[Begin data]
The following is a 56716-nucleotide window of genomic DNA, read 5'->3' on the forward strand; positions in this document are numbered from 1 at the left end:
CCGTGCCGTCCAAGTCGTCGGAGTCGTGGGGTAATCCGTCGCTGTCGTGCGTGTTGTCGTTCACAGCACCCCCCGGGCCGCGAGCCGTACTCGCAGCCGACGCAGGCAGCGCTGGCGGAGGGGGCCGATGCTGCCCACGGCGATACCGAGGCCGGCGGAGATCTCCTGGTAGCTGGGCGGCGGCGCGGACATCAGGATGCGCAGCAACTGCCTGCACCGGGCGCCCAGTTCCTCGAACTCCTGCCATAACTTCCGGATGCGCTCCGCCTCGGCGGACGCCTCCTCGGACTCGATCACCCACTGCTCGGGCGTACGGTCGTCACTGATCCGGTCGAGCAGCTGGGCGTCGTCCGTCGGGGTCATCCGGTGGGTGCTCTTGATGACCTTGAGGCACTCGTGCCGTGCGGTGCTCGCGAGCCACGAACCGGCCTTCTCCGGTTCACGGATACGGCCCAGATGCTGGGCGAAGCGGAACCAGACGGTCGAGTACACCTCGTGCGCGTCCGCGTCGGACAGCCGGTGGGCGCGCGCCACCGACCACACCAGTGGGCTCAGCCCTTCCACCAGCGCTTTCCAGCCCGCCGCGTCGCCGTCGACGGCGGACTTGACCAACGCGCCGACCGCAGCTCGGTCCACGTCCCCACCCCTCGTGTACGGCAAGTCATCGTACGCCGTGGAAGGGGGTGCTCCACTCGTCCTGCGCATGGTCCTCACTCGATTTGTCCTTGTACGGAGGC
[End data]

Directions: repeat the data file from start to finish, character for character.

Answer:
The following is a 56716-nucleotide window of genomic DNA, read 5'->3' on the forward strand; positions in this document are numbered from 1 at the left end:
CCGTGCCGTCCAAGTCGTCGGAGTCGTGGGGTAATCCGTCGCTGTCGTGCGTGTTGTCGTTCACAGCACCCCCCGGGCCGCGAGCCGTACTCGCAGCCGACGCAGGCAGCGCTGGCGGAGGGGGCCGATGCTGCCCACGGCGATACCGAGGCCGGCGGAGATCTCCTGGTAGCTGGGCGGCGGCGCGGACATCAGGATGCGCAGCAACTGCCTGCACCGGGCGCCCAGTTCCTCGAACTCCTGCCATAACTTCCGGATGCGCTCCGCCTCGGCGGACGCCTCCTCGGACTCGATCACCCACTGCTCGGGCGTACGGTCGTCACTGATCCGGTCGAGCAGCTGGGCGTCGTCCGTCGGGGTCATCCGGTGGGTGCTCTTGATGACCTTGAGGCACTCGTGCCGTGCGGTGCTCGCGAGCCACGAACCGGCCTTCTCCGGTTCACGGATACGGCCCAGATGCTGGGCGAAGCGGAACCAGACGGTCGAGTACACCTCGTGCGCGTCCGCGTCGGACAGCCGGTGGGCGCGCGCCACCGACCACACCAGTGGGCTCAGCCCTTCCACCAGCGCTTTCCAGCCCGCCGCGTCGCCGTCGACGGCGGACTTGACCAACGCGCCGACCGCAGCTCGGTCCACGTCCCCACCCCTCGTGTACGGCAAGTCATCGTACGCCGTGGAAGGGGGTGCTCCACTCGTCCTGCGCATGGTCCTCACTCGATTTGTCCTTGTACGGAGGC